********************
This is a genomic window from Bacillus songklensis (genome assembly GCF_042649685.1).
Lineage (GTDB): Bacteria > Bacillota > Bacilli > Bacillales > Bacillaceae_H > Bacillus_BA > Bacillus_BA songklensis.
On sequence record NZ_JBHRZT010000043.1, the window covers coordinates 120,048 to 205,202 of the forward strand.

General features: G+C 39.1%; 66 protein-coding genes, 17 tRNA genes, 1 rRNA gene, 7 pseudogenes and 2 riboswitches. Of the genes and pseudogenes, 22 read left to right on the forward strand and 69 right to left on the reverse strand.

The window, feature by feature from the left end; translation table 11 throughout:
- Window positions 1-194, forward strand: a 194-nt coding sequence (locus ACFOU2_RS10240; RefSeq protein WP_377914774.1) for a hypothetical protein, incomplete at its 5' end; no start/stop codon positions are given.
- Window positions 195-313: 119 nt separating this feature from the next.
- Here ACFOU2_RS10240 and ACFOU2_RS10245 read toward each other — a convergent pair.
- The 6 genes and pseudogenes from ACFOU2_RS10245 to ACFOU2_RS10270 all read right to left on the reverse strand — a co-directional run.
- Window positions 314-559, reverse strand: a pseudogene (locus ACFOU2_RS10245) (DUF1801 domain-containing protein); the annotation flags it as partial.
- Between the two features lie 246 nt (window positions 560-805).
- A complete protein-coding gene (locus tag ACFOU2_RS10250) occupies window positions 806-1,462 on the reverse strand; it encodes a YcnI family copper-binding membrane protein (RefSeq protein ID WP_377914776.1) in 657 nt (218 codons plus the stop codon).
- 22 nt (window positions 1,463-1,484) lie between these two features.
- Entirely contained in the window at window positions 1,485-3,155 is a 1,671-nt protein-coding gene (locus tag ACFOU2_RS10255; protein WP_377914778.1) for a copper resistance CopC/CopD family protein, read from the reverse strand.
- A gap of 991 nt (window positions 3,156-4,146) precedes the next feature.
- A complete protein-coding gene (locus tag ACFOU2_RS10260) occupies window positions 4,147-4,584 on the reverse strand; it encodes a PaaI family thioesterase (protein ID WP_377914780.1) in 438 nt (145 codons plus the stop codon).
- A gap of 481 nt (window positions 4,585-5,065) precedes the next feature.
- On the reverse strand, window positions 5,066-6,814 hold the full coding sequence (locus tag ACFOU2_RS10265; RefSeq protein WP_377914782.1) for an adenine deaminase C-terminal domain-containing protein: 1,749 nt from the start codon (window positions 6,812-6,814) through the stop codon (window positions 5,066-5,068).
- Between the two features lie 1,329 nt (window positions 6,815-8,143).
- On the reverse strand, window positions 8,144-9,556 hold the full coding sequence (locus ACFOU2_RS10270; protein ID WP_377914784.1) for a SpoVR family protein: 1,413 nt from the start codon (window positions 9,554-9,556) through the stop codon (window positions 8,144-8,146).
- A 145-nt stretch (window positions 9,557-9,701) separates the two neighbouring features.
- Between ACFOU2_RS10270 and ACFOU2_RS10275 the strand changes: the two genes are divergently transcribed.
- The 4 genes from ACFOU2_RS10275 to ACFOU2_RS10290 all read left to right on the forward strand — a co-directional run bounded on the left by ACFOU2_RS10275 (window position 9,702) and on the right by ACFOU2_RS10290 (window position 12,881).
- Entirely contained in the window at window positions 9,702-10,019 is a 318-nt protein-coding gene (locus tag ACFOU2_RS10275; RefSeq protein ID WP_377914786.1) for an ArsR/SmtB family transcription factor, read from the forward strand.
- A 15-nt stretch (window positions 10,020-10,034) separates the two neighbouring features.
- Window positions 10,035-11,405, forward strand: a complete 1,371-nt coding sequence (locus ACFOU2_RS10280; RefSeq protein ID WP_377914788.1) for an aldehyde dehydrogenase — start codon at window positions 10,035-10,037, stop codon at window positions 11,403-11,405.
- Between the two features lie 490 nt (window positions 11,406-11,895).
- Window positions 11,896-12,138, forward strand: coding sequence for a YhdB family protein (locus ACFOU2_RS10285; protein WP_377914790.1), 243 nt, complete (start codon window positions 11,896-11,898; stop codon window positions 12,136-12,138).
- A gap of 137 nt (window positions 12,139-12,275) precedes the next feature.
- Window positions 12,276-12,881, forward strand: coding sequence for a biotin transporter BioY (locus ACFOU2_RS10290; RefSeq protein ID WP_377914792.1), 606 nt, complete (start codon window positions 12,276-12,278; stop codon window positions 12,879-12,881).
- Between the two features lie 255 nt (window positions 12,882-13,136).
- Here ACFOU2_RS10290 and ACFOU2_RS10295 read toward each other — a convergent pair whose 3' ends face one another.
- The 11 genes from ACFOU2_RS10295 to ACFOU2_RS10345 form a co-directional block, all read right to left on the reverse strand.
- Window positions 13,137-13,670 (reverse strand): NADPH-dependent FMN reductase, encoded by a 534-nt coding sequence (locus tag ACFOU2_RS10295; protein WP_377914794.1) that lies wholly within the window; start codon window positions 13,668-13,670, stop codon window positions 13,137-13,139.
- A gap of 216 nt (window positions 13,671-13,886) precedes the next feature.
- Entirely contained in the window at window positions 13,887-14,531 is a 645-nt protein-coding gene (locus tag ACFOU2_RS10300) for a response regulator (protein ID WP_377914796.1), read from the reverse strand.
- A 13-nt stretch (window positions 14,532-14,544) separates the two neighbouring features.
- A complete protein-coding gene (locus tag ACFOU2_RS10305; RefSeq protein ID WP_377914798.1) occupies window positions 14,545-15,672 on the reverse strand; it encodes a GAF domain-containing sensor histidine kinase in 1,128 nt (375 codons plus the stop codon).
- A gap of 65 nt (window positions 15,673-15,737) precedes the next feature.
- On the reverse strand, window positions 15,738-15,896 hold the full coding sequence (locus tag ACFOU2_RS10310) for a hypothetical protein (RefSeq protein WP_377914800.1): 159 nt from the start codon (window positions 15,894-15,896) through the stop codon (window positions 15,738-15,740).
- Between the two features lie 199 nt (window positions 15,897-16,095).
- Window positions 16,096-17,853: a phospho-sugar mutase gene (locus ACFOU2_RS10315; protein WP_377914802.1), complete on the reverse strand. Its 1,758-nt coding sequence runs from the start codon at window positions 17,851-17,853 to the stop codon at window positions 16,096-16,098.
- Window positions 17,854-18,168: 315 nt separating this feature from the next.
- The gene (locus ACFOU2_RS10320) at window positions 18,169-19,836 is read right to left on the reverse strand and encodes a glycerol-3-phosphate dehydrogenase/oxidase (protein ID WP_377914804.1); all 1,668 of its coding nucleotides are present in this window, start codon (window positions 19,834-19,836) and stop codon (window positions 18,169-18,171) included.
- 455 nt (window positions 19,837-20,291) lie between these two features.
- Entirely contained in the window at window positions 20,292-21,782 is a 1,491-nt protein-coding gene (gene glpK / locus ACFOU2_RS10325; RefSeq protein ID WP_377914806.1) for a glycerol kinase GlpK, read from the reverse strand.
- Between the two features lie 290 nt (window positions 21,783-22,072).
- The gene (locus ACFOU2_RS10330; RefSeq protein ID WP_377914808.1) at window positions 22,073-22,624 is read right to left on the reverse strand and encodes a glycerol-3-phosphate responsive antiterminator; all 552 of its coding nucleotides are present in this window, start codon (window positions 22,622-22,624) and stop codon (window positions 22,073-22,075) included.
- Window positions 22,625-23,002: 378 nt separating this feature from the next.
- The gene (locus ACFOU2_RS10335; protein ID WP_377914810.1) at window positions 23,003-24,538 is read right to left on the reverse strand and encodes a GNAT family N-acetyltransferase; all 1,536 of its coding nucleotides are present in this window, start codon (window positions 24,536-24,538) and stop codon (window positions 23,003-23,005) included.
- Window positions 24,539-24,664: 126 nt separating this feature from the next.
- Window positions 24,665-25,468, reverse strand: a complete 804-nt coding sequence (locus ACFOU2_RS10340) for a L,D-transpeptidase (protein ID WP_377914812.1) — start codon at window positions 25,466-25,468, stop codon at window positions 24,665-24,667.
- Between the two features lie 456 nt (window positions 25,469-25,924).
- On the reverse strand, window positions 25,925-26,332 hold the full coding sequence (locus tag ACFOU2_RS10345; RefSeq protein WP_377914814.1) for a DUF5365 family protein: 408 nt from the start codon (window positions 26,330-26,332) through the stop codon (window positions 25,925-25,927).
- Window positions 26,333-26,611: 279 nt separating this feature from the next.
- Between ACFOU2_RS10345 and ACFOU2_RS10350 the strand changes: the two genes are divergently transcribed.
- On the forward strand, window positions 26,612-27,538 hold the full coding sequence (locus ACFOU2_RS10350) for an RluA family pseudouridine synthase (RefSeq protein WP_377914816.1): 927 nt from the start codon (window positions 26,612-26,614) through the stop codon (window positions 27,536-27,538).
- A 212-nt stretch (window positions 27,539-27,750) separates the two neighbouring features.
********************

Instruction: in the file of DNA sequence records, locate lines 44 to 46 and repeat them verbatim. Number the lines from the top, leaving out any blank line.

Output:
- The gene (locus ACFOU2_RS10320) at window positions 18,169-19,836 is read right to left on the reverse strand and encodes a glycerol-3-phosphate dehydrogenase/oxidase (protein ID WP_377914804.1); all 1,668 of its coding nucleotides are present in this window, start codon (window positions 19,834-19,836) and stop codon (window positions 18,169-18,171) included.
- 455 nt (window positions 19,837-20,291) lie between these two features.
- Entirely contained in the window at window positions 20,292-21,782 is a 1,491-nt protein-coding gene (gene glpK / locus ACFOU2_RS10325; RefSeq protein ID WP_377914806.1) for a glycerol kinase GlpK, read from the reverse strand.